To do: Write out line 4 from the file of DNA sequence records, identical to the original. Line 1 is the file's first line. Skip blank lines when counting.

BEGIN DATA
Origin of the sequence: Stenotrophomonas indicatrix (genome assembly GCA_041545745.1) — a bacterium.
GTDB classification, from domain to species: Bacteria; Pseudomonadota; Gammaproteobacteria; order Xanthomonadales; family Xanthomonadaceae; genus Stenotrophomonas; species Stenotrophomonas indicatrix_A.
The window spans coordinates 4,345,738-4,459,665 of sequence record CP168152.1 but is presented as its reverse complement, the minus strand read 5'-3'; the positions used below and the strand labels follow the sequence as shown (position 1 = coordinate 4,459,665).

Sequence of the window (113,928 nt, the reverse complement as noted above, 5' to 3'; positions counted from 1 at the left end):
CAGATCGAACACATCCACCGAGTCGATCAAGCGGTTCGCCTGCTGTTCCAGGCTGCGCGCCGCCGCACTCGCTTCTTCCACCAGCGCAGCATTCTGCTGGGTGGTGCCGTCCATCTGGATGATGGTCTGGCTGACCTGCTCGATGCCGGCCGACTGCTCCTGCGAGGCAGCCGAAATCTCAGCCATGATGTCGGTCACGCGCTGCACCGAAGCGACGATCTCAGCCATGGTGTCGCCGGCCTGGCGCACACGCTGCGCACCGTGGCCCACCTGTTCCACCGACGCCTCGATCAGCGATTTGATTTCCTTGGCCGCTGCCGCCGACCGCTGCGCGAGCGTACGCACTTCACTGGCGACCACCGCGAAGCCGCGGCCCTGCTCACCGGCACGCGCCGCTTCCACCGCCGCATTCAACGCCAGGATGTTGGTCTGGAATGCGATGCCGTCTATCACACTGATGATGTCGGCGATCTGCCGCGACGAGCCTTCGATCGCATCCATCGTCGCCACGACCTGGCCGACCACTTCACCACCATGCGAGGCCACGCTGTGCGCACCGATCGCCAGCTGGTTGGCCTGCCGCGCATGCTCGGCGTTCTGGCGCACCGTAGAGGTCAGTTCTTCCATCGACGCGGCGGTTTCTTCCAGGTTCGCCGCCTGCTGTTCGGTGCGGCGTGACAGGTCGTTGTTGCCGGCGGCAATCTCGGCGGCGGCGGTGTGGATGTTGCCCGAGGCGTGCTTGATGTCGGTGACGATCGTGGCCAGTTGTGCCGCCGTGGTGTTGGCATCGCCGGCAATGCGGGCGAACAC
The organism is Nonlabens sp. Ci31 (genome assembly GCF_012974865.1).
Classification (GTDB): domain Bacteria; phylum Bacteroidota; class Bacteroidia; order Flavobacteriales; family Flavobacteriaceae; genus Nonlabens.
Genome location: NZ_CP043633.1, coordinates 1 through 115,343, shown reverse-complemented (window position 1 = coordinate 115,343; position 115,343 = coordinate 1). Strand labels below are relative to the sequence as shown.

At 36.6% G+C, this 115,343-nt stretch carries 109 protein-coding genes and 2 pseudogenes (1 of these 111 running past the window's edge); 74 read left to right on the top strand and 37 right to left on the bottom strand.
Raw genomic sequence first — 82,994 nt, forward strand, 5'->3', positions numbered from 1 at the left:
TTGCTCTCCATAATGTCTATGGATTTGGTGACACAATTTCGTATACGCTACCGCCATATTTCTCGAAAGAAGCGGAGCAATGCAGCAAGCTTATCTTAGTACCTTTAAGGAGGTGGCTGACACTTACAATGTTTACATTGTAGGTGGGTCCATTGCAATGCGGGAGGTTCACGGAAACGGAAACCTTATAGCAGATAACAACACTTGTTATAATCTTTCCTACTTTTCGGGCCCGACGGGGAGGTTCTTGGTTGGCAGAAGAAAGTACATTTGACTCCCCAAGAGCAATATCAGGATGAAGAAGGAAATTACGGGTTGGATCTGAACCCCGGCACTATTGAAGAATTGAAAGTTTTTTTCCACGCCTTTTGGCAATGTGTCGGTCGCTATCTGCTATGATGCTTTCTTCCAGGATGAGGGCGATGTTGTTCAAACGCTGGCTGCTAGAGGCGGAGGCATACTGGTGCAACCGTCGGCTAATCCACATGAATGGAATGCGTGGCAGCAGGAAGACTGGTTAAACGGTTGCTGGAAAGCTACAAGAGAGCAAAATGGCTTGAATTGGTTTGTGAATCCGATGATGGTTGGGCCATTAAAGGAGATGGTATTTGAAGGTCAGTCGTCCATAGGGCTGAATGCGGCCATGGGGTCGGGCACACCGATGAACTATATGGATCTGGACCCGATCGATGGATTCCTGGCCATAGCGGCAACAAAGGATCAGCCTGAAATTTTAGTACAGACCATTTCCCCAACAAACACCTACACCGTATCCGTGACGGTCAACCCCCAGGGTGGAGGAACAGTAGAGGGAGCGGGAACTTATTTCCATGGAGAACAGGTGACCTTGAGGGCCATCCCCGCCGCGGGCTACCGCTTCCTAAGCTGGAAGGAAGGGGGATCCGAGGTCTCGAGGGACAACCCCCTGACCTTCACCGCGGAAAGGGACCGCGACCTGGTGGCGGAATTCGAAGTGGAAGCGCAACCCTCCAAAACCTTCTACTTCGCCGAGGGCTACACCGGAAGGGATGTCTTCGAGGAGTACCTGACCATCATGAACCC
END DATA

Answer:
Sequence of the window (113,928 nt, the reverse complement as noted above, 5' to 3'; positions counted from 1 at the left end):